But aside from the state-of-the-art bed that I grew a very strong affinity with, leaving me with near-unachievable mattress dreams slash a business idea to export Duxiana into New Zealand, there’s a few other eye-widening things that the Quin brings to the table. The ensuite bathroom, for one, boasts a well-lit marble vanity, a glass-enclosed wet room with a rain shower and a deep-soaking bathtub that came to good use with a bottle of Piper Heidsick and a large serving of macarons. Literally feverish in my Frette bathrobe and slippers, I depended on Seamless for all of New York’s best fried chicken and (super average) pho to be delivered to the door. Despite the miserable chills, these kinds of astoundingly convenient customer-orientated services made the never-knew-I-needed-this-in-my-life aspects that I picked up in NYC. If anything, the concept of making everything available at the tap of a finger is something that is of true priority in a regular, and most likely very time-deprived, New Yorker’s quintessential lifestyle.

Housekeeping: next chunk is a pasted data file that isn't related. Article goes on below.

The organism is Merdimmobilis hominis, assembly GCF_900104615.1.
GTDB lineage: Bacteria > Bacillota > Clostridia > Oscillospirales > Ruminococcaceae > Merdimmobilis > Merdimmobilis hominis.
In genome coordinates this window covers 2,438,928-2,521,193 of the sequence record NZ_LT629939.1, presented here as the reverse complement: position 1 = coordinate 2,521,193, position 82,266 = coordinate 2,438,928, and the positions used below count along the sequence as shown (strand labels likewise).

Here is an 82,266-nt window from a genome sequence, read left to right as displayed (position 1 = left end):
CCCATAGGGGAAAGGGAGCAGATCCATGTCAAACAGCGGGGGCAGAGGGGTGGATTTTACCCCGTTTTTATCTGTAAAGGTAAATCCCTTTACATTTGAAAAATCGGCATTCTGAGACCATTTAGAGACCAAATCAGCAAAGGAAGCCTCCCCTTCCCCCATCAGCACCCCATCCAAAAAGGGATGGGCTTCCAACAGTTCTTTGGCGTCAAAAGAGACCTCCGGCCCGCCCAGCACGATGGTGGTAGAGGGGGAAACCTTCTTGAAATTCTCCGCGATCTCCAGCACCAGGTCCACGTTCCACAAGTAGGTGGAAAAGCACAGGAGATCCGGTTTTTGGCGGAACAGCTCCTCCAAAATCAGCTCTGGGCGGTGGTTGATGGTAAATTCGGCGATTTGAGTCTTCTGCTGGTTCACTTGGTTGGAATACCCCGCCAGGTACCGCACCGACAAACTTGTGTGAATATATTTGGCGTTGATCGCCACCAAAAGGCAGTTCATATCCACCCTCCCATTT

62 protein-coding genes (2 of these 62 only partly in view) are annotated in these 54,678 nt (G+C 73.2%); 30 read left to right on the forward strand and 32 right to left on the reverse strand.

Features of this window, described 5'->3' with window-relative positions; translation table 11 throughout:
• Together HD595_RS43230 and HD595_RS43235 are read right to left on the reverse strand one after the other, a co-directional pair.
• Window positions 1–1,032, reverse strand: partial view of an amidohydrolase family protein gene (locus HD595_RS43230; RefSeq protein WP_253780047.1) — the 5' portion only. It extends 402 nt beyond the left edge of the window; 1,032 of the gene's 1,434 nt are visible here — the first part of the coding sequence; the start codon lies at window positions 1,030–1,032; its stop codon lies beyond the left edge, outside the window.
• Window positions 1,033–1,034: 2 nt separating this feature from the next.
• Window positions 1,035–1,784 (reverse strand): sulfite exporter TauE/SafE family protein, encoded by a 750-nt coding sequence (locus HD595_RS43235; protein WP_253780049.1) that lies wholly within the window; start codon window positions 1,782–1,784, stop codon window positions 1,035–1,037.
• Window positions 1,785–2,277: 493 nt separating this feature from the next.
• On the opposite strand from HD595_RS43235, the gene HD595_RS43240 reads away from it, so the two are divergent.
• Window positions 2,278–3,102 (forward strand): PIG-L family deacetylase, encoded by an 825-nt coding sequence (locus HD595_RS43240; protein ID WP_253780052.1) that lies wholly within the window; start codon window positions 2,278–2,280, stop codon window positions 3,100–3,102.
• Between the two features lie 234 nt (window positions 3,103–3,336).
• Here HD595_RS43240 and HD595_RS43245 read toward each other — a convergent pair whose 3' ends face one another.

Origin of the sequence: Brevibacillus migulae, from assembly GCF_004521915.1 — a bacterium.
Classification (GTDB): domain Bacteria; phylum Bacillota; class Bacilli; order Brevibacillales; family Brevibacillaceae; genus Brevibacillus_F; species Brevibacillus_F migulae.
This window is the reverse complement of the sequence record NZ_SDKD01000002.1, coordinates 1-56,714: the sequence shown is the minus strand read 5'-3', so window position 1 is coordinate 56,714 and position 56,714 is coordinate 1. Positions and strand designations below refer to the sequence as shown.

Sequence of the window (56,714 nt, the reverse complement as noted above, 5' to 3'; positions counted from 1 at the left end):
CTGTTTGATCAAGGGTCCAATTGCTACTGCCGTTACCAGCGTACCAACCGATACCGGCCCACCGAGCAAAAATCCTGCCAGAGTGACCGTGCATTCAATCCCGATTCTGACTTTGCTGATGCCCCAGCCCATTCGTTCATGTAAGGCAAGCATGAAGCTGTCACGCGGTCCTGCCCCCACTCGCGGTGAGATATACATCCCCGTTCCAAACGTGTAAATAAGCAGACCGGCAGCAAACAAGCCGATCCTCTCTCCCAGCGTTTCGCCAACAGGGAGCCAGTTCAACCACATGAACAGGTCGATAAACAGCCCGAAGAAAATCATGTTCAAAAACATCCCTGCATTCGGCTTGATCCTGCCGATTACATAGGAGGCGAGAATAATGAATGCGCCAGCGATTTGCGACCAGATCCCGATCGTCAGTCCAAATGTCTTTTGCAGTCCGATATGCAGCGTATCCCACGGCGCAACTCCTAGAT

Speaking of one-touch-away convenience and a serious appreciation for the finer things in life; The Quin’s guestrooms have Bergdorf Goodman and Tiffany & Co.s’ personal shoppers available on speed dial. An offering that I unfortunately couldn’t take up due to the fact that I’m not part of the 8 million households in America that own over $1 million in financial assets – nor am I an escort who’s been swept off her feet with a $250,000 ruby and diamond necklace by Richard Gere. I may be young but I’ve learnt that life is unfair like that. Adding to the impressive list of A-class services is the concierge team who can curate a tailored itinerary revolving around Manhattan’s best in sophisticated culture – think art, design, theatre, fashion and dining. For a not-so-common and less ‘obvious’ excursion, The Quin offers a specially designed tour of street art where you can visit various murals, installations and sculptures; cleverly dubbed the “He(art) of New York”. Seemingly hoity toity at first, having a cultural attaché create a themed itinerary while travelling can be incredibly useful for art/fashion/music/theatre geeks who are pressed for time.